A Few Issues To Consider When Ditching Your Landline

My landline is getting cut off today. My wife and I now have two Sprint SERO plans that we will use for voice communication. Honestly, I’m looking forward to losing the landline. For the last six months or so, at least once a day we receive a phone call that proves to be nothing more than an interminable beeping sound. Aargh! I don’t know what causes it, but it’s enough to drive a man crazy!

Aside from eliminating the dreaded beeping phone phantom, there were a number of other issues we had to consider when making the decision to ditch the landline.

DSL Internet

If you have DSL, are you required to have a landline as part of your package? My plan through AT&T does… or at least it DID. As so-called Dry-Loop (or naked) DSL gains in popularity, I hope to see more companies offering it.

As I found out, dropping your landline with AT&T is easy, provided they offer dry-loop DSL in your area.

Alloted Minutes and International Calling

I don’t tend to spend hours talking on the phone each day, so I’m not too worried that I will exceed my 500 alloted minutes each month. If you DO tend to go over your minutes each month, you need to consider an easy way to track your minute usage. On my Sprint plan, I can dial *4 at any time to check my minutes.

There’s also a nifty little program called watchmycell (for Windows XP and Vista) that can automatically log into your phone account and notify you (via text message or e-mail) if you are close to using up your minutes. Oh, it’s FREE.

skype_logo.pngBefore I ditched my landline, I used Skype a lot to communicate with friends and family. It’s my software of choice for video chats. All calls from computer to computer are FREE. I have the Skype Pro service, so for $3 a month, I have unlimited computer-to-phone calling to anywhere in the USA or Canada.

Provided you have a decent broadband internet connection, the quality of the calls are quite good. I used Skype as my sole means of long-distance calling for well over a year, and I had only one or two dropped calls that entire time. Now that I have a cell phone, I doubt I will need Skype Pro anymore, but I can still use it if I run low on minutes.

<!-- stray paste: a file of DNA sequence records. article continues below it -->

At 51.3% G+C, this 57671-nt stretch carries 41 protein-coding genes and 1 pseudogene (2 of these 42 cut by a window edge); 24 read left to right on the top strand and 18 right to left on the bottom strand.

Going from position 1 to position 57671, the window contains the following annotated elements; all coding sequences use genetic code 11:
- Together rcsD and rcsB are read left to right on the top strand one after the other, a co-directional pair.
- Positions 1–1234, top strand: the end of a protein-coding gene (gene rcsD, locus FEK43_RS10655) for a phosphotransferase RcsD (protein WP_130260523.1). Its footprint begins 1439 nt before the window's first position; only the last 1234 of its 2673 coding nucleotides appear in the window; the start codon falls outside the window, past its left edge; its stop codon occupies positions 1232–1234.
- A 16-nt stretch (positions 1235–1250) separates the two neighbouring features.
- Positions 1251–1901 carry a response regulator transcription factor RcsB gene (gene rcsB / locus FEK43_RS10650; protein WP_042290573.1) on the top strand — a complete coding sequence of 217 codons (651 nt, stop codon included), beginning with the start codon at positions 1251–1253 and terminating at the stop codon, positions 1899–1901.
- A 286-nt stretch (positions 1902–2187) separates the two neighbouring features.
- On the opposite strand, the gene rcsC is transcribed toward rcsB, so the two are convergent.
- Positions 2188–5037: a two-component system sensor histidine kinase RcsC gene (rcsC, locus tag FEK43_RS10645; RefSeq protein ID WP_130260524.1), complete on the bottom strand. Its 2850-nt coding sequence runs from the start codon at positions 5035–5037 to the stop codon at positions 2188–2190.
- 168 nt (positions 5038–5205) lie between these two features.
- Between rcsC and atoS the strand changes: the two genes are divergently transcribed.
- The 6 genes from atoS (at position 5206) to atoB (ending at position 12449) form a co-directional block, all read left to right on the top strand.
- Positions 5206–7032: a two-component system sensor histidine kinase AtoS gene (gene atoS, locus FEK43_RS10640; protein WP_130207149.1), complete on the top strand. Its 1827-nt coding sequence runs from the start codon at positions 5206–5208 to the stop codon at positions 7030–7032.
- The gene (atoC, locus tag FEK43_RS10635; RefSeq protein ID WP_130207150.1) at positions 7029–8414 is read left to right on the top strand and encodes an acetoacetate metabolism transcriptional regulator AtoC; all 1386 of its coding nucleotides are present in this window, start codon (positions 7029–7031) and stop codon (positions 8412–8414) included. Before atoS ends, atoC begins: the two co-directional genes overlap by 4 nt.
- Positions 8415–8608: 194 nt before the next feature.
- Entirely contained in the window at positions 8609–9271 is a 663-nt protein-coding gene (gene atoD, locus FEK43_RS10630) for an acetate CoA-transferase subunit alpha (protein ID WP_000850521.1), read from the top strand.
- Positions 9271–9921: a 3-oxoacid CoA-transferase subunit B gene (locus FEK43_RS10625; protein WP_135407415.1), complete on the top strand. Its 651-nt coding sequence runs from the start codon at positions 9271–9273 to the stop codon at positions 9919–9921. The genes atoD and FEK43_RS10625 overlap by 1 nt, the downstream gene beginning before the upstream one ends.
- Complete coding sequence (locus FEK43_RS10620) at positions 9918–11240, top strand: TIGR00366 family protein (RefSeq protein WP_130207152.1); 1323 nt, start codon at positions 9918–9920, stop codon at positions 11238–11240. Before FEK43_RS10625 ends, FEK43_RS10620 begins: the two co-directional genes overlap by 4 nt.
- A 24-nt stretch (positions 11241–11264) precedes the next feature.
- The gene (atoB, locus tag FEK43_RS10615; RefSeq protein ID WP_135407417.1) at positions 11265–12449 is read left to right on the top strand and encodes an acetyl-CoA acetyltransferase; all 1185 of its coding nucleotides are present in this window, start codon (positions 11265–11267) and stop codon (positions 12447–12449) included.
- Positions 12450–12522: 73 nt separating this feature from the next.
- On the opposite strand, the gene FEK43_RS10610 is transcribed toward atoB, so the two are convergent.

Skype also has decent international calling rates. For instance, calls from the USA to Greece are just over 2 cents a minute. See their prices page for a complete listing.


I’ve been using the FREE GrandCentral service (by Google) for several months now, and I think it’s incredible. Without a doubt, it has made the cell-phone-only switch much more seamless. What is it? You simply must visit the GrandCentral site to learn more.

While my wife and I each have separate numbers for our cell phones (of course), we registered each number with GrandCentral. I give my close friends my specific cell phone number, and I give the GrandCentral number to everyone else.

Depending on the caller, GrandCentral will ring my phone, my wife’s phone, or both! I also LOVE the ability to mark callers as Spam, just like junk e-mail. Telemarketer harassing you? Mark their number as Spam in GrandCentral, and never hear from them again! Yeah! 🙂

Since my phone has unlimited web access, I can also log into GrandCentral’s mobile site and listen to voice messages, manipulate contacts, etc.

Oh, GrandCentral is currently in Beta and requires an invitation to join. I currently have 4 invitations available. All out, sorry! Open to US residents only.

Speaking of Google, don’t forget to add GOOG-411 to your phone. It’s a free 411 service that will auto-connect you to your destination. Nice!

Emergency Calling and Faxing

In case of emergency (from a landline), dial 911. In case of emergency (and you call from a cell phone), dial 911 – and then tell the operator your location. To my knowledge, that’s the main difference.

If you have minimal needs for faxing, there are a number of services that will allow you to send PDF or DOC files to a fax machine over the internet. One such service that I have used is faxZero. Their FREE service allows you to send up to two faxes a day (3-page maximum per fax). For greater needs, they also have a premium service. Fax1 allows you to send faxes for 12 cents a page.